How to cook with fat

Photography: Antonia Pesenti

I roasted a shoulder of pork the other night that was so damn good I haven't stopped thinking about it. The shoulder was from a Large Black pig from the Hochkirch biodynamic farm in Henty in western Victoria. The meat was a dark rosy colour and the flavour simply delicious. But the thing that was so special about this pork was the quantity of soft, golden fat that lay underneath the blistered, crunchy crackle, and as I cut slices of meat, liquid fat oozed onto the chopping board. This was no everyday pork fat; it was very soft and dissolved into molten, sweet pork essence in my mouth.

For decades, we've been told that fat is bad for us, which is absolutely true if it's eaten in excess. Somewhere along the way, however, we've lost sight of the fact that a little bit of natural, healthy animal fat is actually very good for you. It contains many essential vitamins and happens to be an excellent source of fuel. It's also a magical ingredient in the kitchen.
 
Fat gives a dish flavour and an unctuous quality. Think about the taste of a lean piece of yearling beef compared with that of a well-marbled piece of steak - fat is the key. It also helps starches reach that caramelised point that gives so much colour and depth to a dish.

Ducks have a particularly generous amount of fat. I always have a tub of duck fat in my freezer for when I want to roast potatoes, because it makes the most wonderful potatoes you'll ever eat. That is unless you can get your hands on a jar of goose fat, which is even better. They both lend a flavour and crispness to the potatoes that oil just can't match. I like to boil the potatoes first, then finish them in the oven with salt flakes, fat and rosemary.

Another great use for duck fat is to make rillettes, which I love to eat on toast with cornichons. Rillettes last for several weeks in the fridge if they're well covered in fat, so they make a perfect appetiser to have on hand for when guests drop in unexpectedly.

As soon as the weather cools, my kitchen at the Enoteca in Fitzroy is busy seasoning duck legs with salt, quatre-├ępices and thyme before slowly cooking them immersed in duck fat. Confit duck is a great way to enjoy the leg, because it keeps the meat juicy and tender while it cooks until the meat falls from the bone.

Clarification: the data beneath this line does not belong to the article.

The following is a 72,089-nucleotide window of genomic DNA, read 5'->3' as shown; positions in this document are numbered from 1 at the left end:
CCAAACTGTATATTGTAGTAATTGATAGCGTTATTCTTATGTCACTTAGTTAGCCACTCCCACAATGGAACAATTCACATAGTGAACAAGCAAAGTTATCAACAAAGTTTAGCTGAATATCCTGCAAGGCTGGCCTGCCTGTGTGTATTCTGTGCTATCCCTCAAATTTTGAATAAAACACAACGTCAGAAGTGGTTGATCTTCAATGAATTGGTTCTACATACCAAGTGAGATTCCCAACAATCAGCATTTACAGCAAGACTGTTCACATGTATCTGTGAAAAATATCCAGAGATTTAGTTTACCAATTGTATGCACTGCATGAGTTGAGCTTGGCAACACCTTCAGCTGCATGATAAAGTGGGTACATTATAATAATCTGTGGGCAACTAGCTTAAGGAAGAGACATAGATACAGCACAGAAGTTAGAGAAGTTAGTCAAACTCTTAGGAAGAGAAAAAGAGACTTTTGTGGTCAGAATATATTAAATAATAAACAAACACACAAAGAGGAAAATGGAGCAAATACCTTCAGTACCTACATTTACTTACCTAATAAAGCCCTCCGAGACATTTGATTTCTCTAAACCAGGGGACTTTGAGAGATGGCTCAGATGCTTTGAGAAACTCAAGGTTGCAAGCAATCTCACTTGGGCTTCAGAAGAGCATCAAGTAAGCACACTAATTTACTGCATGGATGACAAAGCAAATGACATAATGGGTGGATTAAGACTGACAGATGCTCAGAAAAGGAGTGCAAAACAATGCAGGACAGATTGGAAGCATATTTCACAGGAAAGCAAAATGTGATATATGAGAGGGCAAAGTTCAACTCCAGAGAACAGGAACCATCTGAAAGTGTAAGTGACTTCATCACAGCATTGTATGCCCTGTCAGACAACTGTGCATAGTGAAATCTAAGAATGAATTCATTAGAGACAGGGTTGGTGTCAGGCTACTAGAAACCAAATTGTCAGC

I also like cooking with suet, the creamy pure fat that surrounds the kidneys in beef. You can use it to deep-fry chips, or to make pastry, dumplings and plum puddings. When winter really sets in I like to make a steak and onion pudding using suet pastry: I recall a lunch with friends where we ate this delicious pudding - we went away feeling warm and fortified. Suet makes a durable and forgiving pastry, and takes on a surprisingly light and delicate texture once cooked. Better butchers stock suet (usually cleaned, minced and then frozen, which is the easiest way to handle it), but you often need to order it in advance.

And then there is the king of fat: pork. Lardo may not sound very enticing but if you've ever been in Colonnata in Italy, where wafer-thin slices of this cured pork fat are served on bread, you will know how special it can be. I'm a big fan of cooking with pancetta, kaiserfleisch, speck and innumerable other types of cured pork. My Italian butcher, Leo Donati, makes a fine guanciale, the cured jowl a must if you want to make authentic spaghetti carbonara.

If we look at what supermarkets are selling, it becomes pretty clear that we're paranoid about fat. Fat has either been grown out, thinned out or replaced with something else (often highly processed). But the thing about fat is that it's natural (healthy animals produce healthy fat, which is better for us than artificial trans-fats), it makes better use of the whole animal and most importantly it adds flavour and succulence to food.

As a child, I could never understand why my mother liked to eat bread spread with schmaltz - pure white fat with crunchy brown bits. She would buy it in a plastic tub from her favourite European delicatessen. I thought it was disgusting. But when I carved up the leftover meat from my shoulder of Large Black pork, which was still sitting in the roasting pan the following day, the thing that was most delicious was the creamy white fat that had congealed at the bottom of the pan along with all the browned juices and salt from the crackle. Essentially schmaltz. I had some on crusty bread. Good thinking, Mum.







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